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This Week's Box

 

Week of 6/19 thru 6/26

Garlic Chet Italian

Carrots Imperator

Tangerine Murcott

Radish French Breakfast

Oranges Valencia

Lemons Eureka

Salad Mix

Peaches Fiesta Gem

Cherries Bing

Strawberries Albion

Salad Mesclun Mix

Cilantro Santo

Beets Ace

Spinach Bag

 

Large boxes: Arugula, Grapefruit mix

 

 

*A kind reminder to return your recyclable box & ice-pack to the location you pick up.

Please note that boxes can vary from day to day, depending on Mother Nature and what is and isn't ripe enough to harvest.  If you are missing any of these items, we have included more of something else to compensate.  

Community Supported Agriculture


The benefits of eating seasonally.

Todays food shopper has choices our ancestors never dreamed of. Any time of the year, they can go to the grocery store and buy produce that was once available for only a few months or weeks of the year.

They can have strawberries in November, or corn on the cob in February. Given these options, why would one want to eat like our ancestors did: Eating produce in season, that is grown within a short drive from their homes?

Because it's better for you, and it tastes better too.


Produce is at its peak nutritional value when it is ripe. But fruits and vegetables that will be traveling long distances to market aren't picked when they are ripe, but before ripeness. While the produce might gain color and softness on its journey to the supermarket, nutritional value comes through the stem from the living plant. Once harvested, a vegetable is as nutritious as its going to get. And in a double whammy, nutritional value actually decreases every day past harvest.

Nutritional value is just not on the top of the agenda for large commercial vegetable farmers. In the days when all produce was local, horticulturists developing new strains of fruits and vegetables only had to consider several criteria: taste and nutritional value.

But today, with much of the growing and harvesting handled by machines and with produce shipped around the world, several other criteria take priority, and taste and nutrition take a back seat. Sturdiness and shippability are one factor, and uniformity of size is another. Another key factor big producers take into account is grocery case eye appeal.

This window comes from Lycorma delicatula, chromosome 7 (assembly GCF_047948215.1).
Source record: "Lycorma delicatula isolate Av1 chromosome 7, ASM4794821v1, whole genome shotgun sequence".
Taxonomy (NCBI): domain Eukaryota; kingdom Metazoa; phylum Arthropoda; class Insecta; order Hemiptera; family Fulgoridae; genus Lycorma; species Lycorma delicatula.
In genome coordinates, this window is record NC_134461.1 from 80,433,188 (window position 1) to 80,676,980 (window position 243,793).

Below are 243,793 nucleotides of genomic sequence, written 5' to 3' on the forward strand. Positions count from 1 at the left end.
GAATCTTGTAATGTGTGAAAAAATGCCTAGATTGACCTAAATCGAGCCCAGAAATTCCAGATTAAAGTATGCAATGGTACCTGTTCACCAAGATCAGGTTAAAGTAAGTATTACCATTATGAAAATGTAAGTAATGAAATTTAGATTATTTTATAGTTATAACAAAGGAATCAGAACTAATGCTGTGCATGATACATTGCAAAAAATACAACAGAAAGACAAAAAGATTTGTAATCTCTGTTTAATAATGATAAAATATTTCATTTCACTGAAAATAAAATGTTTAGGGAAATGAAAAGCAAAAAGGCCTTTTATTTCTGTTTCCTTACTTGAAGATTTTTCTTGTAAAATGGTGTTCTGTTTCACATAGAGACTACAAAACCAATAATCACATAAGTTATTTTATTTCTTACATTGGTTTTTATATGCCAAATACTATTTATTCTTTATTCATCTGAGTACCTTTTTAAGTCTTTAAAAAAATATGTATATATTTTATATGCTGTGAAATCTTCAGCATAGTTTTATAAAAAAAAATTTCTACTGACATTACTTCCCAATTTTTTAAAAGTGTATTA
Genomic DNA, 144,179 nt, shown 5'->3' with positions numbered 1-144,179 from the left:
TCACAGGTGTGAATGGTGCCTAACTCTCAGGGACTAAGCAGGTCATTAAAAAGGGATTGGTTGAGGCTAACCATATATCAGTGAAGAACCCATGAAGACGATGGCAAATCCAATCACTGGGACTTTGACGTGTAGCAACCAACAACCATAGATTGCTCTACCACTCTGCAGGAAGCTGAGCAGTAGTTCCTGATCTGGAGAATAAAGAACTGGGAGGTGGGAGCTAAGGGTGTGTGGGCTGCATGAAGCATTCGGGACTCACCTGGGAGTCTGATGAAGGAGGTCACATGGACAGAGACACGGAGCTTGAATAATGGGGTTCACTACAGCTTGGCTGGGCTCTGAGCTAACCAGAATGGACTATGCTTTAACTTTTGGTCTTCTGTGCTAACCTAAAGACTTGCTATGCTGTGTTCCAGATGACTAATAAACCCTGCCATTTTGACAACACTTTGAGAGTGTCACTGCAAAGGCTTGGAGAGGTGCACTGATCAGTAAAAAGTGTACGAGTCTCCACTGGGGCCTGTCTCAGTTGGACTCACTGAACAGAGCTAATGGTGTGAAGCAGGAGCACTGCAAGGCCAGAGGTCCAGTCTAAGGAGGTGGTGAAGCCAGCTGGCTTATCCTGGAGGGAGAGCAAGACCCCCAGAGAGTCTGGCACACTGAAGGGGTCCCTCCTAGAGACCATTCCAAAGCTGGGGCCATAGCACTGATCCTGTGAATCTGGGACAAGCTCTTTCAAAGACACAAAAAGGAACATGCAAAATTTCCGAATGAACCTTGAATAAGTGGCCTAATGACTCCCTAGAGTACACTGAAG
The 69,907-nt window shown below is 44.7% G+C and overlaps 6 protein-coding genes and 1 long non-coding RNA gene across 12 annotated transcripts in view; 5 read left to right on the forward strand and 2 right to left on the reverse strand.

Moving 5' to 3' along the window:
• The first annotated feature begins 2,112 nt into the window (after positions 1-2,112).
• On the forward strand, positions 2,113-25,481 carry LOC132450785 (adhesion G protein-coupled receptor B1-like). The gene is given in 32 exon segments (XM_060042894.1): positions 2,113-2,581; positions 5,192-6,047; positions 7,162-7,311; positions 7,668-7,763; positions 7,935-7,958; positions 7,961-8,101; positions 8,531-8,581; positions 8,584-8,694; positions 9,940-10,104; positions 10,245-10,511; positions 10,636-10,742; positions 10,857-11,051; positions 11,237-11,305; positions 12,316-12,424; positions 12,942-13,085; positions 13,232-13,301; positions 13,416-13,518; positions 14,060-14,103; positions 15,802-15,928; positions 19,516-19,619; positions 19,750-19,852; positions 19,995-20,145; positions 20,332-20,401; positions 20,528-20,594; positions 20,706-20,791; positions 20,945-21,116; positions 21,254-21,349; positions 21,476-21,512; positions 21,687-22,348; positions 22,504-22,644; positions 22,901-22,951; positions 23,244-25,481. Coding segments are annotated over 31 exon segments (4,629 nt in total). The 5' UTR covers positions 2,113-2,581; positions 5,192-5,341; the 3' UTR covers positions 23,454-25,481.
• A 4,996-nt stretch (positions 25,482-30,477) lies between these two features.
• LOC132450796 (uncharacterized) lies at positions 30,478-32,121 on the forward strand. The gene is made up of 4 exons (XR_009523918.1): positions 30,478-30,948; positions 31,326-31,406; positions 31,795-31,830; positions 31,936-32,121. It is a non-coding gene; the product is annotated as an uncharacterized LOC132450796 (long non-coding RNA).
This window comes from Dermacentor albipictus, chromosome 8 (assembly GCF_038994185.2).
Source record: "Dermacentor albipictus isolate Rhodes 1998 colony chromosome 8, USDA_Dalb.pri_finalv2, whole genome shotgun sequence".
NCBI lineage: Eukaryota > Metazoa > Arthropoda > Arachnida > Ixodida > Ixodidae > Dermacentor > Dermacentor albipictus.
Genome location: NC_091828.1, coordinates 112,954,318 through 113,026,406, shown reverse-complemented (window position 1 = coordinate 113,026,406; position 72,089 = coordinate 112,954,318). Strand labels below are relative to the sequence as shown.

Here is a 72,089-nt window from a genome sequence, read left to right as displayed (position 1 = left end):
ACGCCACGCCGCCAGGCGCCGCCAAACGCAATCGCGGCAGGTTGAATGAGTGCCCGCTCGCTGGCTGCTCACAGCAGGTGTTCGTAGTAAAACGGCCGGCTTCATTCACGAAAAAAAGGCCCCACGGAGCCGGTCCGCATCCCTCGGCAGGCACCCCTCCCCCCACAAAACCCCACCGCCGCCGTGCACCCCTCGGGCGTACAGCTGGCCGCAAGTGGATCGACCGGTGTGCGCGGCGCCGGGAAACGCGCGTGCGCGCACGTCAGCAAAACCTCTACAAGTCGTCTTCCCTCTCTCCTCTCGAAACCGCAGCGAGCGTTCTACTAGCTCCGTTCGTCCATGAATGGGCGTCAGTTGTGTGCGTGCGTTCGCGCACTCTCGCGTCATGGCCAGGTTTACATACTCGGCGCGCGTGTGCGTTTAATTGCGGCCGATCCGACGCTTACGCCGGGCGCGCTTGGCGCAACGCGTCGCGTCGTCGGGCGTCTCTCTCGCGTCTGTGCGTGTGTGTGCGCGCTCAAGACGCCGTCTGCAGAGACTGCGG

While these new criteria are important to the grower's profits, they add nothing to the health of the consumer. If anything, they detract from it. Sturdy produce that stands up to lengthy shipping will be shipped long distances, taking days on its journey to your table, and losing nutritional value with every day that passes between harvest and eating.

For your health's sake, take a step back in time when you're shopping for produce. Find your local vegetable stand, preferably one on the road right in front of the farm where the fruits and vegetables are grown, selling what was picked that day. Eat produce that was intended to be grown in the area where you live, and buy it at its peak of ripeness, rather than produce that was picked unripe and shipped thousands of miles.

If you live in the city, finding a farm stand might take some doing, and getting there will require some driving. But what better excursion is there than a relaxing drive in the country to buy freshly picked vegetables?

Are you so urban that you don't even own a car? Then look for your local health food store; most of them will have a fresh produce section, and their staff will be glad to tell you where the produce comes from and what days it's delivered.

You might even want to add some healthy outdoor exercise into the mix and grow your own! But if you lack the yard space, time, or inclination, by all means, support your community fruit and vegetable growers by buying your produce ripe, locally grown, and freshly harvested.